Noah Ray is passionate about the environment. After completing his bachelor's degree in environmental science at Washington State University, he wasn't sure what to do or how to help.
He found his way to UNT and discovered his passion for geography.
"I wanted to do something bigger," Noah says. "I realized geography was a way to connect environmental data to people. There are things we can't see, but we can display them on a map and show people the different processes and ecological things that aren't apparent as a human."
While earning his master's degree in geographic information science at UNT, the program allowed him to develop his research in a way that is directly applicable to the community. He used a clever method - his bike - to do it.
"There are these tiny particulates in the air that are released from automobiles and high traffic areas, and we don't even know when it's there because we can't even see it," Noah says.
While it's a big problem for cities, there's only one sensor to measure for it in the entire city -- and that's where the geographical component comes in.
"So, the particulates change within tens of meters and within an hour from a passing truck or construction, so it's important to track it because it's constantly changing," Noah says.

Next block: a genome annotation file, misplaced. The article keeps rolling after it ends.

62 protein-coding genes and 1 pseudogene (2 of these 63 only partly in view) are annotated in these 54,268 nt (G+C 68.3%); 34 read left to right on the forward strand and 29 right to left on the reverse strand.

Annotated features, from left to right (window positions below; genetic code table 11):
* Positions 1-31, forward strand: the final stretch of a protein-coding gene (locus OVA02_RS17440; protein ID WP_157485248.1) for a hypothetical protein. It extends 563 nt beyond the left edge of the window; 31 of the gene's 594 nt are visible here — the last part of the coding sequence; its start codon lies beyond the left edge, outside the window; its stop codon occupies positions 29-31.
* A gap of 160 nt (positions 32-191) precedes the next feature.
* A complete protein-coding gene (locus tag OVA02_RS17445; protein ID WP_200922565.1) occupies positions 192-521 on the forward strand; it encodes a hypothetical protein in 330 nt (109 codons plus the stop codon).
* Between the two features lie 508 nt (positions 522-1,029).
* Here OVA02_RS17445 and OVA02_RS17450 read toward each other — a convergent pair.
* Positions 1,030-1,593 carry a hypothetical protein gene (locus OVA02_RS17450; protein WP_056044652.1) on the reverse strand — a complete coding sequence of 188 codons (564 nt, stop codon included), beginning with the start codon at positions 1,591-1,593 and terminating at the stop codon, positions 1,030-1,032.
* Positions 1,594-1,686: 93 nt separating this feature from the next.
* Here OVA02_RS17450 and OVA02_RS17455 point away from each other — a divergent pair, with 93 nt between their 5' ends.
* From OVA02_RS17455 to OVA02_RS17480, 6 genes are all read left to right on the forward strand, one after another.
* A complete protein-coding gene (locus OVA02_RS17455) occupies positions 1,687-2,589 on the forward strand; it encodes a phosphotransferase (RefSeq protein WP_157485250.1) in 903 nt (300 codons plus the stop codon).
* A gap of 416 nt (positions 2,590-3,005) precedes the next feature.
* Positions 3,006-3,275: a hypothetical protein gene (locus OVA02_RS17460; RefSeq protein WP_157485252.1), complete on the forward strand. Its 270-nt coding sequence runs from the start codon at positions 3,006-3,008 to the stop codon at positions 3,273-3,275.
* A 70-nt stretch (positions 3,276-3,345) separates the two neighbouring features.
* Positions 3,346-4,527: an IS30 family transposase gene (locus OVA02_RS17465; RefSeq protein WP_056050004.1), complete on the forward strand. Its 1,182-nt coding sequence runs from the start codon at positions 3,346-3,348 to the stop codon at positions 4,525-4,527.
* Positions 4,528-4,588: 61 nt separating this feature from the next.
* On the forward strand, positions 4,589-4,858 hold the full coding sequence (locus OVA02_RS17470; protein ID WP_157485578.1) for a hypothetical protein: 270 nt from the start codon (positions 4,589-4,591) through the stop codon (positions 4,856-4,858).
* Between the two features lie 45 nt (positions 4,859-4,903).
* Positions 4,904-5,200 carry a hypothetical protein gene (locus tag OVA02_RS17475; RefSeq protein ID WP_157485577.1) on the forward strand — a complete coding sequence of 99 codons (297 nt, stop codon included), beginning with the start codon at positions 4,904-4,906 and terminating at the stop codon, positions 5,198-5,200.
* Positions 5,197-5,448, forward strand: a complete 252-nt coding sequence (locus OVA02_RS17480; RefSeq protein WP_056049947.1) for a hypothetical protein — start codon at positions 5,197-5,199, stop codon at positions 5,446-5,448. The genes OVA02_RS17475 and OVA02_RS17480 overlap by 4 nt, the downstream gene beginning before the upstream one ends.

Noah found low-cost sensors that run a fan and it estimates the amount of pollution.
"I put it on a bike, and then I ride around to get the spatial and temporal concentrations, so where you're [physically] at and where in time you're at," he says.
Noah's research helped him place second at the Texas State Geography & Environment Student Research Symposium and win third place at the Southwest Division of the American Association of Geographers conference.
He was also given the opportunity to present his research at the National American Association of Geographers conference and at UNT's Geographic Information Science Day.
Noah then teamed up with the City of Lewisville to process the mobile-monitored air quality reports.
"As a graduate, I've really enjoyed the active learning environment at UNT," Noah says. "People are passionate and come up to me all the time to show me new methods that might help my research."